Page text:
Tracks & Field: Four Kenyans break course record at Tiberias marathon

Maina Leonard Mucheru emerges vicotrious while last year's winner Mugo Kenneth Mburu comes fourth.

jp.services1 (photo credit:)
jp.services1
(photo credit: )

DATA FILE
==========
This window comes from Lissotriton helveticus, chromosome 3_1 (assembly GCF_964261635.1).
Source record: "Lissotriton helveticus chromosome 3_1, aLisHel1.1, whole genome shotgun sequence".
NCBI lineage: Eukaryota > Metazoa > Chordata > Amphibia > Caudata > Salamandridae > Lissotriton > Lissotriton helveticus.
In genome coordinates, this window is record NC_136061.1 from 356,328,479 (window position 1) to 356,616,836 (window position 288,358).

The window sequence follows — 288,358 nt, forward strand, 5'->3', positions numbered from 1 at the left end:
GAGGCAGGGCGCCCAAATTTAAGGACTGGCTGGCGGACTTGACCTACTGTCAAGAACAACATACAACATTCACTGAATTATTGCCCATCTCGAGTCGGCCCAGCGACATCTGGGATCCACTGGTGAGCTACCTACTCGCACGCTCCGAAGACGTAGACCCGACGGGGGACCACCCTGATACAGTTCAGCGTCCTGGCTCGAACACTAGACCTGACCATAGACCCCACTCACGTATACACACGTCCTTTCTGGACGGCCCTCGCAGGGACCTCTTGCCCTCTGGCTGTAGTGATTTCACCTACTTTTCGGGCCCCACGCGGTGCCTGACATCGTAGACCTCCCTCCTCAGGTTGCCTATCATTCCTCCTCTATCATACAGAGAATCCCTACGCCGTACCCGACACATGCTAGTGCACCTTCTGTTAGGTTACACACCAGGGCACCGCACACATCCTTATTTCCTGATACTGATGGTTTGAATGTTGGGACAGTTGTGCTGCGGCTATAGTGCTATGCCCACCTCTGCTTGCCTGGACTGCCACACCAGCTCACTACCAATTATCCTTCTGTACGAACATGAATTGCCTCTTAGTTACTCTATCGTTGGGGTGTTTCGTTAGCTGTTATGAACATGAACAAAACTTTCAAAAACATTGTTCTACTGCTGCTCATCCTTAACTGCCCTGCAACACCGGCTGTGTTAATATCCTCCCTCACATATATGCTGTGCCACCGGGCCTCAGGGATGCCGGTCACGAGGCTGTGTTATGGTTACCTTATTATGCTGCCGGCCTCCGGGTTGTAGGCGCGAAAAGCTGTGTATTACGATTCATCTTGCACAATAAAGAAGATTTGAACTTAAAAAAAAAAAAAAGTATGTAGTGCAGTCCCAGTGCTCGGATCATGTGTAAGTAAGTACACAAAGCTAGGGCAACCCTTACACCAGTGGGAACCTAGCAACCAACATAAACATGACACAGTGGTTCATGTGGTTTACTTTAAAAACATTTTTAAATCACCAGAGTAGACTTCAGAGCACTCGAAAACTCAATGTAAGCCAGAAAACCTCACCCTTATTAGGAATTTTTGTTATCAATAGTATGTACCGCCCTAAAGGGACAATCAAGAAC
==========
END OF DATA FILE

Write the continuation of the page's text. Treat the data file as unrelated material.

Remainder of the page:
Kenya's Maina Leonard Mucheru emerged victorious in the 31st Tiberias Marathon Thursday morning in more ways than one as he usurped the crown from 2007's winner, evaded massive rioting in Kenya and cashed in a $40,000 prize for breaking the course record in a stunning 2 hours 10 minutes and 32 seconds, shaving 42 seconds off his 2007 time. Mucheru's victory was, in effect, shared by fellow countrymen Mugo Kenneth Mburu (2:10:37), Jackson Kipkoech Kotut (2:10:57) and last year's champion Mugo Samuel Muturi (2:11:15). The four Kenyans were neck and neck throughout the race and all broke the course record of 2:11:45 set in 1993. Kotut led at the 10km and 24km mark as the designated pacer. Mburu, Kotut and Muturi won $24,000, $16,000 and $8,000 respectively for breaking the previous course record. Wodage Zvyda was the leading Israeli, finishing in 2:18:45. Despite coming in fourth place instead of the lead he had been hoping for, Muturi's race was a joyous occasion, particularly after the backlash following his 2007 win. Last year the 21-year-old Kenyan native lost his Bahrainian citizenship a mere two days after the race for having competed in Israel, a country which does not have diplomatic relations with Bahrain. "It was not a mistake for me to come to Israel [last year], because they never told me [not to]," Muturi said after Thursday's finish. "I don't understand why anyone should be punished for coming to Israel." Undeterred by Bahrain's harsh consequences, Muturi, who was known as Mushir Salem Jawher last year, came back strong this year to break his own personal record as well as the course's. In efforts to reach out to the international running community as well as Israel's Arab neighbors, Tiberias mayor Zohar Oved successfully urged the rest of the Marathon's organizing committee to invite Jordanian athletes to compete. "Sport is one way to start and keep peace," Oved told The Jerusalem Post. "We hope to see more next year and continue to set an international bar." Keeping in line with the global competition philosophy, Oved was influential in Israel's aid to Kenyan runners, many of whom struggled to get to Israel for the marathon on account of recent rioting and embassy closings in Nairobi. Only 15 of the 25 registered Kenyans competed, despite Israel's help in flying those living outside of Nairobi to the capital when it was unsafe or impossible for them to drive. Perennial female champion Nili Abramski held on to her title for the 10th time in 11 attempts, though her 2:39:15 time was not enough to qualify her for the 2008 Olympics in Beijing as she had hoped. Still optimistic, however, she told The Jerusalem Post she will run in the Paris Marathon in April and praised the Tiberias Municipality for "making the course grow and staying dedicated." Abramski led the other females by a large margin, with Wavuwa Kitonga (2:47:43) and Ruth Kalunba (2:52:31) coming in closest behind her. Some familiar faces were absent from the finish line, including 2002 winner Kenyan Simon Bor, who was unable to attend due to the rioting in Kenya, and former Israeli champion Haile Satayin. Satayin had not competed in 2007 due to injury and was slated to return this year to reclaim his title from last year's national champion Asaf Bimro, which he did, though in unusual fashion. After missing his flight from Ethiopia, where he has been training since qualifying for the Beijing Olympics at the World Athletics Championship in Osaka last year, he arrived in Israel at 5am and was quickly shuttled to Tiberias from Tel Aviv. Satayin had a slim 10 minutes to warm up before the race began. A little beyond halfway through the 42km course, Satayin pulled himself from the race, saying that he did not want to risk injury by continuing to run with leg pains and after having insufficient time to warm up. After the marathon, he admitted that his late arrival and inadequate training prior the Thursday's race was due to his having spent the last five days in an Ethiopian jail on charges of stealing a significant amount of money from a friend. He was released Thursday morning and hopes to stay in Israel to train for the Beijing Olympics. Nonetheless, Oved and the organizing committee were "very excited" about this year's race, with a record 1,100 runners in the full marathon, a record 4,000 participants in the 10km race and a record 53 wheelchair competitors.